• This Republic of Suffering

  • Death and the American Civil War
  • By: Drew Gilpin Faust
  • Narrated by: Lorna Raver
  • Length: 10 hrs and 54 mins
  • Unabridged Audiobook
  • Categories: History, Military
  • 4.2 out of 5 stars (258 ratings)
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Publisher's Summary

During the Civil War, 620,000 soldiers lost their lives - equivalent to six million in today's population. This Republic of Suffering explores the impact of the enormous death toll from material, political, intellectual, and spiritual angles. Drew Gilpin Faust delineates the ways death changed not only individual lives but the life of the nation and describes how a deeply religious culture reconciled the slaughter with its belief in a benevolent God.

Throughout, the viewpoints of soldiers, families, statesmen, generals, preachers, poets, surgeons and nurses, Northerners and Southerners, slaveholders, freed people, the most exalted, and the most humble are brought together to give a vivid understanding of the Civil War's widely shared reality.

©2008 Drew Gilpin Faust (P)2008 Blackstone Audio, Inc.

Critic Reviews

"Beautifully written, honest, and penetrating...Anyone wanting to understand the 'real war' and its transcendent meaning must face the facts Faust arrays before us...Essential." ( Library Journal)

What listeners say about This Republic of Suffering

Average Customer Ratings
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  • Overall
    5 out of 5 stars

a unique civil war perspective

This is a wonderful book. A new & unique twist on understanding the Civil War, which is an amazing accomplishment given all that there is already. Beautifully written and beautifully read. Each chapter/subject seems to roll seamlessly into the next, so you hardly notice the page (I mean minutes) roll by. One of the best history books I've listened to from Audible in several years.

29 people found this helpful

  • Overall
    5 out of 5 stars

This Republic of Suffering

Drew Gilpin Faust's perspective on the Civil War is a must read for anyone who loves history and understands how our past shapes our present. Although at times the details are unflinching and grisly, they are included to paint a graphic picture of the true cost of war, and to put pain, loss and grief in true perspective. This should be required reading for American history students.

5 people found this helpful

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    5 out of 5 stars
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pretty good

this was quite interesting although the reader sounds like she is preaching and it really works for the quotations but sometimes I wanted a break in tone.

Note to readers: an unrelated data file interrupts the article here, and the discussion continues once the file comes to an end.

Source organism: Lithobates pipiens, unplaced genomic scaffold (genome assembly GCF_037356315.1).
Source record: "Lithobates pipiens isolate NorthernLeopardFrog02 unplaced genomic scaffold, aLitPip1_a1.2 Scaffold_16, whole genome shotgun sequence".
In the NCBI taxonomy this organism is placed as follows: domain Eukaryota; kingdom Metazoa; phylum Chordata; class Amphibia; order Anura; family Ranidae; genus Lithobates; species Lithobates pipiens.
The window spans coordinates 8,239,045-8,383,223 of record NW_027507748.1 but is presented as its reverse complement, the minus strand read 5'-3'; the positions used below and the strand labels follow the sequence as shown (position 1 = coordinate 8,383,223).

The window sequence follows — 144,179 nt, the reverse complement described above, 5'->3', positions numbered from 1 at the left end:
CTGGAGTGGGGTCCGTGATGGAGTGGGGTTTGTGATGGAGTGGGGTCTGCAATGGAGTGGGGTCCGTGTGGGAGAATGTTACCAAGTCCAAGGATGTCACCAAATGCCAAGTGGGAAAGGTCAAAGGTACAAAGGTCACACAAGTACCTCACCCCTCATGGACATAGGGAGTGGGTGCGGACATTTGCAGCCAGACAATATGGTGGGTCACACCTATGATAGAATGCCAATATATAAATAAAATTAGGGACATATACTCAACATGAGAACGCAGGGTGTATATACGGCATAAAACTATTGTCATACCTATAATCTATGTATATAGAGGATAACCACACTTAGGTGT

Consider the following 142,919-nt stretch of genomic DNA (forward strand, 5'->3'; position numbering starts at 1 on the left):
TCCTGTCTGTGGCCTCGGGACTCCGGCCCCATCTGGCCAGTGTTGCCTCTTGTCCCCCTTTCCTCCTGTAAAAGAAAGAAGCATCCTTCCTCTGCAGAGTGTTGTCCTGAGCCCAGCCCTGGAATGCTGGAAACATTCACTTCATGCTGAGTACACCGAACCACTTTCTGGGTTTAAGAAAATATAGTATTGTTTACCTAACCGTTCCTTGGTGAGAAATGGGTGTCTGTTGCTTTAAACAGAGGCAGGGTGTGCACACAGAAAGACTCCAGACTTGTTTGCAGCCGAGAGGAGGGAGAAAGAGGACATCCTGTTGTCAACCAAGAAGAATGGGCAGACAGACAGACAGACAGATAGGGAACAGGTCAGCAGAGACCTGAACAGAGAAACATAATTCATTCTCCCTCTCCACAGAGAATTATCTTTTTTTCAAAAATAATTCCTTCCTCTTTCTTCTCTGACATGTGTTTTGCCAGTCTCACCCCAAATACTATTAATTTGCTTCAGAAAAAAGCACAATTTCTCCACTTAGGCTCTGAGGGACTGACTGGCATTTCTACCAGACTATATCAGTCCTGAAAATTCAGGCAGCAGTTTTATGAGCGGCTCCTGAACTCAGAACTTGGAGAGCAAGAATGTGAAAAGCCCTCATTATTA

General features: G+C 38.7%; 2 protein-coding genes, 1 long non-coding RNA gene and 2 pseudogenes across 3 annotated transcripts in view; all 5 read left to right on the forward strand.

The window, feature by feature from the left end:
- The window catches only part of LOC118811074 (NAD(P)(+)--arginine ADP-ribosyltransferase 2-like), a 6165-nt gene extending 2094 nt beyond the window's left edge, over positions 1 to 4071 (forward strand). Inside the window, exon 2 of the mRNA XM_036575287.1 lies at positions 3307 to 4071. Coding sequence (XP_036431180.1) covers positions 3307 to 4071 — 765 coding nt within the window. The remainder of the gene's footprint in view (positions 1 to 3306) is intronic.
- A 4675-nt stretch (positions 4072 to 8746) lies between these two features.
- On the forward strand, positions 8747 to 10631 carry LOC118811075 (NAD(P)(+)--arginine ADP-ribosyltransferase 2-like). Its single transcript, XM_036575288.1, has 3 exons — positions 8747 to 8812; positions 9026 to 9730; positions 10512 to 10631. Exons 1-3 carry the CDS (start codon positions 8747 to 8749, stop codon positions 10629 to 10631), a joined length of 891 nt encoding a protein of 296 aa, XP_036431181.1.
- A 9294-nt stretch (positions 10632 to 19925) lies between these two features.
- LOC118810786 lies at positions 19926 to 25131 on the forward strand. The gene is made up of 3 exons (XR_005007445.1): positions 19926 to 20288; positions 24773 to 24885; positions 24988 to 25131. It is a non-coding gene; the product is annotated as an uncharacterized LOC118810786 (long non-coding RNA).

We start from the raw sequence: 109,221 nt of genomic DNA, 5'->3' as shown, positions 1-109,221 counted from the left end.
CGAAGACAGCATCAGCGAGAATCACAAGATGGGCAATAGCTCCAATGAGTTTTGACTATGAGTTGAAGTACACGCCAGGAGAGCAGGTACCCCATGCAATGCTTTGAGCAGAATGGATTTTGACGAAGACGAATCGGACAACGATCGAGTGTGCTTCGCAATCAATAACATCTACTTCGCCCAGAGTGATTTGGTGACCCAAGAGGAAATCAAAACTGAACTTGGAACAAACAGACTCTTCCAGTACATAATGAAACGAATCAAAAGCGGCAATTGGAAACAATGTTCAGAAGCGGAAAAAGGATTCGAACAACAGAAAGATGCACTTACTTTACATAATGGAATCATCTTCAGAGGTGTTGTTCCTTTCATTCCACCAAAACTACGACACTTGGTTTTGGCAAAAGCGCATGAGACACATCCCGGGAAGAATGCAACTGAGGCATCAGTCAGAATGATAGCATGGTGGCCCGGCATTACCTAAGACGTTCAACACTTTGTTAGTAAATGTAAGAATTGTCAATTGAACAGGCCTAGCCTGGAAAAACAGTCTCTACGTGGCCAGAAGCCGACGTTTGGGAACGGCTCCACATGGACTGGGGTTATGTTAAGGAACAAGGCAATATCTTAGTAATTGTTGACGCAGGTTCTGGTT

3 people found this helpful

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    5 out of 5 stars
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    5 out of 5 stars

amazing book, great narration!

Every American should read this book to understand the true cost of the Civil War

2 people found this helpful

  • Overall
    4 out of 5 stars

Good book - terrible narration

The narrator reminded me of the voice of Rudolph in the old claymation cartoon, but the book was well written and informative.

5 people found this helpful

  • Overall
    3 out of 5 stars

Schoolmarm narrator

The book is well researched and interesting(and somewhat tedious if you are not "into" Civil War history) . The narrators treatment of letters and papers from the period is a problem however. She adopts a schoolmarm tone that is both dismissive of and condescending to the people that wrote the documents. I found that irritating.

16 people found this helpful

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    4 out of 5 stars
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Performance Subtracts From Content

I’ve never paid much attention to the narrator’s style. Until this one. Tough to get through the book - too much overacting.

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    2 out of 5 stars
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    2 out of 5 stars

Not What I Was Hoping For...

The opening to the book, describing the Victorian views on death and funeral practices was very informative and more in line with how I thought the rest of the book would go. However, the majority of the book was a seemingly never ending list of anecdotes taken from diaries, newspapers and official reports. There wasn't much discussion after about the second chapter, just endless anecdotes, which was not what I was hoping for. In all, the previously mentioned introduction, part of an early chapter about the dilemmas soldiers faced regarding battlefield burials and the last chapter about the Body Reclamation Committees where the best parts of the book. The book as a whole seemed listless, drifting from unconnected newspaper articles used to illustrate the rampant racism in the South, to an entire chapter dedicated the writings of Bierce, Dickinson and Melville. I can't say that it was entirely uninformative, but I also can't say that it was entirely worth my time.

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Simply stunning.

The book was well researched and eloquently presented. The reading of it itself was lilting and smooth.

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    5 out of 5 stars

great insight into the war

lots of great insight , answers to how and why Southern records are so hard to find for family tree research, gives perspective on the lives, experiences and deaths of the people during the war